Found May 28, 2012 on
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MINNEAPOLIS Some closers have to wait several days before getting a chance to redeem themselves after a blown save. Matt Capps had to wait just 24 hours.
One day after blowing his first save of the year Sunday in a loss to Detroit, Capps bounced back by picking up the save Monday in Minnesota's 5-4 come-from-behind win over the visiting Oakland Athletics.
On Sunday, Capps allowed a two-run home run to Tigers slugger Miguel Cabrera in the ninth inning, which turned a 3-2 Twins lead into a 4-3 Detroit advantage. It was Capps' first blown save of the season after previously going 9-for-9 in save sitations up to that point.
Capps heard the boos from the Target Field crowd on Sunday after giving up the home run -- and again when he took the mound in the ninth inning Monday. Twins fans are understandably frustrated with their team now 16-32 on the season, but their anger Sunday was directed at Capps.
"I don't blame people for booing. They expect us to do a job and I'm no different from the 24 other guys in here," Capps said. "They expect me to do my job and bottom line is yesterday I didn't -- and that's very fresh in their memories, in their minds."
With that said, Capps was glad he was able to take the mound one day later and make amends for the blown save. As Twins fans booed the end of Sunday's game, they cheered Capps and Minnesota when the final out was recorded Monday.
"Whether you're up by one or up by three or up by 10, you want to get back on the mound and try to erase the day before as quickly as possible," Capps said. "No matter what we say, 'We come in here, we forget about it,' until you go out there that next time and get a job done, it still lingers a little bit. So it feels good to go out there and get a win for us."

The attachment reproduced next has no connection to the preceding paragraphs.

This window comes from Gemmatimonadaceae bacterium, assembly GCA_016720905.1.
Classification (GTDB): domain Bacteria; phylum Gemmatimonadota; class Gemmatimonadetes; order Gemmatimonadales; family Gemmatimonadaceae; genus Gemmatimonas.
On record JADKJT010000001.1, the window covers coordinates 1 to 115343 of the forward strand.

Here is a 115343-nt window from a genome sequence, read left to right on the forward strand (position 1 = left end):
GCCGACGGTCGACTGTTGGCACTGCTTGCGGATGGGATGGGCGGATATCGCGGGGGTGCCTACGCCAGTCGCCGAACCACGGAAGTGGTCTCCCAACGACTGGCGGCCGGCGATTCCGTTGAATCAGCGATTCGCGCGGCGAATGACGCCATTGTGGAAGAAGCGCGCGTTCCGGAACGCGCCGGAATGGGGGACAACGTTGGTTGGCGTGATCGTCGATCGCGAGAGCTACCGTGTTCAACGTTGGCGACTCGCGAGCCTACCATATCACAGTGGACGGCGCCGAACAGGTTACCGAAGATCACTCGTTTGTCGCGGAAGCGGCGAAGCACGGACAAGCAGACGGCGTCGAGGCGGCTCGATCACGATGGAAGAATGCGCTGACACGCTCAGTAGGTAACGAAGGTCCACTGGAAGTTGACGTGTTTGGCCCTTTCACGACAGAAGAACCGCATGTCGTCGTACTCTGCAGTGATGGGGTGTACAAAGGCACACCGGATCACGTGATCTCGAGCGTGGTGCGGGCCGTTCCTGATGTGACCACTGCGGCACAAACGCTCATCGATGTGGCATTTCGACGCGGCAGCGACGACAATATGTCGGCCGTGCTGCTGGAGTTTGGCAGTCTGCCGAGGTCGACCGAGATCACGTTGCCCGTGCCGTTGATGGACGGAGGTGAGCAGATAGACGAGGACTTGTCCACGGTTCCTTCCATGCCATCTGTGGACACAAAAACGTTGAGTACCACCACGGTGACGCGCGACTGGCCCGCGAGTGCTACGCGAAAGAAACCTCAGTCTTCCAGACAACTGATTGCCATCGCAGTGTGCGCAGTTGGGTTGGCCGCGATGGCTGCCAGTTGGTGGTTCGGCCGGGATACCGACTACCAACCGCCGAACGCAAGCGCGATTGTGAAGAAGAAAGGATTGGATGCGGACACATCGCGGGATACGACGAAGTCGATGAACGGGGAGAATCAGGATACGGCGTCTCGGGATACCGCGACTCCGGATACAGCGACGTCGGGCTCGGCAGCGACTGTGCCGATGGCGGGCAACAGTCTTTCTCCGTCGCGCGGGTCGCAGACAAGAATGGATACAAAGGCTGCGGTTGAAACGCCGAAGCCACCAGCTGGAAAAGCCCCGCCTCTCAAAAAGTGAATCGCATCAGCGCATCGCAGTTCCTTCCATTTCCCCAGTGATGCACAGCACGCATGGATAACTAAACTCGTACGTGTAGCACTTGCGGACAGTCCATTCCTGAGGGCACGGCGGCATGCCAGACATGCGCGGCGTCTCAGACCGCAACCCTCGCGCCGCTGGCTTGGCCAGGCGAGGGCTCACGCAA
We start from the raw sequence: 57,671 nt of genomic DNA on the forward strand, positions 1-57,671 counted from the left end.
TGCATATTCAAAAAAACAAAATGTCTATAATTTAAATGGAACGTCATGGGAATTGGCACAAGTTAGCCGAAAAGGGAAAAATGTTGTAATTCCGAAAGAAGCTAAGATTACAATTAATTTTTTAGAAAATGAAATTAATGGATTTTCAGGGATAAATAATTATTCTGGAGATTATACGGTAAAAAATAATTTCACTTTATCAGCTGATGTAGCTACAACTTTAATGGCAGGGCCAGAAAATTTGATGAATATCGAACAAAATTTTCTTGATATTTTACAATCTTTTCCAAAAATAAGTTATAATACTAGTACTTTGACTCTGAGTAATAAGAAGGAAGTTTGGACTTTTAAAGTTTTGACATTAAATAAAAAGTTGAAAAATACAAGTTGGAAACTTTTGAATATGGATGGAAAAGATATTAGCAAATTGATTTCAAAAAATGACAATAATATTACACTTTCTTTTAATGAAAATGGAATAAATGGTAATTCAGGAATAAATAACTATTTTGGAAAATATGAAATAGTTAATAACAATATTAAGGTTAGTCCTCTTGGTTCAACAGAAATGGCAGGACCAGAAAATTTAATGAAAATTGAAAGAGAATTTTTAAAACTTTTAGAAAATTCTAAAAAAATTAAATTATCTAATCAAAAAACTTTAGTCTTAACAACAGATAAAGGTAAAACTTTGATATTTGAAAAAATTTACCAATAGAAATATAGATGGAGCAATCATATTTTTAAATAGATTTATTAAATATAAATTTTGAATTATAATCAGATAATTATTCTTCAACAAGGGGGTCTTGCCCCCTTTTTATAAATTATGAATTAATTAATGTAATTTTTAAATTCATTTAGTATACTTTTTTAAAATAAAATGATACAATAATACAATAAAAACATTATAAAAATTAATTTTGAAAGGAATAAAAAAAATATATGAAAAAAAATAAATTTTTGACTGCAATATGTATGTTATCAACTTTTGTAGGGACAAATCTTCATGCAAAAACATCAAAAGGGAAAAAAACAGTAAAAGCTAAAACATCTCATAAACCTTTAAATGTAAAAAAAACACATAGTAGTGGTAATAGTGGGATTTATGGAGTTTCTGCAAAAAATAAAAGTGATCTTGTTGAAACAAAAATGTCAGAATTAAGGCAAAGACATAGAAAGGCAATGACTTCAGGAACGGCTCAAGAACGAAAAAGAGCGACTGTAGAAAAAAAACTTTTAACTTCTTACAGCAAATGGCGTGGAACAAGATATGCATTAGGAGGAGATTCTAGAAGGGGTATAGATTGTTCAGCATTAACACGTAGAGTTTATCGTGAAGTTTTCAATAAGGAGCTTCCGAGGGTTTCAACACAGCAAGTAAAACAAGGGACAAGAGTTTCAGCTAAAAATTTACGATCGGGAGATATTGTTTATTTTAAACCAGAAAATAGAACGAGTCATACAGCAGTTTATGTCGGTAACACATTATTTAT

Capps certainly made things interesting in picking up save No. 10. Twins second baseman Alexi Casilla bobbled a routine grounder to lead off the ninth inning, allowing Oakland's Collin Cowgill to reach first base. After pinch hitter Seth Smith flew out to left field, Capps walked second baseman Jemile Weeks on five pitches -- and again heard it from the Target Field crowd.
With one out, Coco Crisp lined one back up the middle and hit Capps in the glove. But Capps couldn't field the ball cleanly enough to try and turn two, instead throwing to first for the sure out. Still, the play put runners on second and third with two outs and Josh Reddick coming to bat.
Reddick had already hit a homer and a triple earlier in the game, so his at-bat prompted a mound visit from Minnesota manager Ron Gardenhire. Capps and the Twins decided to avoid pitching to Reddick and instead loaded the bases by intentionally walking him.
"Reddick is their hottest hitter. He's been killing the ball," Gardenhire said. "I normally don't like telling my closer to walk anybody, but with the way that guy was swinging we thought that was the right thing to do."
Capps said he would have liked to challenge Reddick, but added that Gardenhire's decision was the right one.
"Guys in this room, they don't want to back down from anything; I think that's any of us," Capps said. "We want to go right after it. It's me or him. You're kind of side-stepping that by walking a guy. But like I said, that was his decision and it was the correct decision and I'm glad he took it away from me."
With the bases loaded and Twins fans biting their nails with Capps' blown save still fresh in their minds, Minnesota closed out the game when Capps struck out Jonny Gomes on three pitches.
The win snapped a five-game losing streak for the Twins, and it allowed Capps to bounce back after his most frustrating outing of the season.
"There's not a bigger competitor in this team than Capps, and no one wants to win more. There's not a better teammate," said Minnesota's Ryan Doumit. "When he has a game like this, we're all cheering for him. When he has a game like yesterday, we all feel for him. He's kind of one of the catalysts of this team. For him to come in and do the job like he's done so many before tonight was great."
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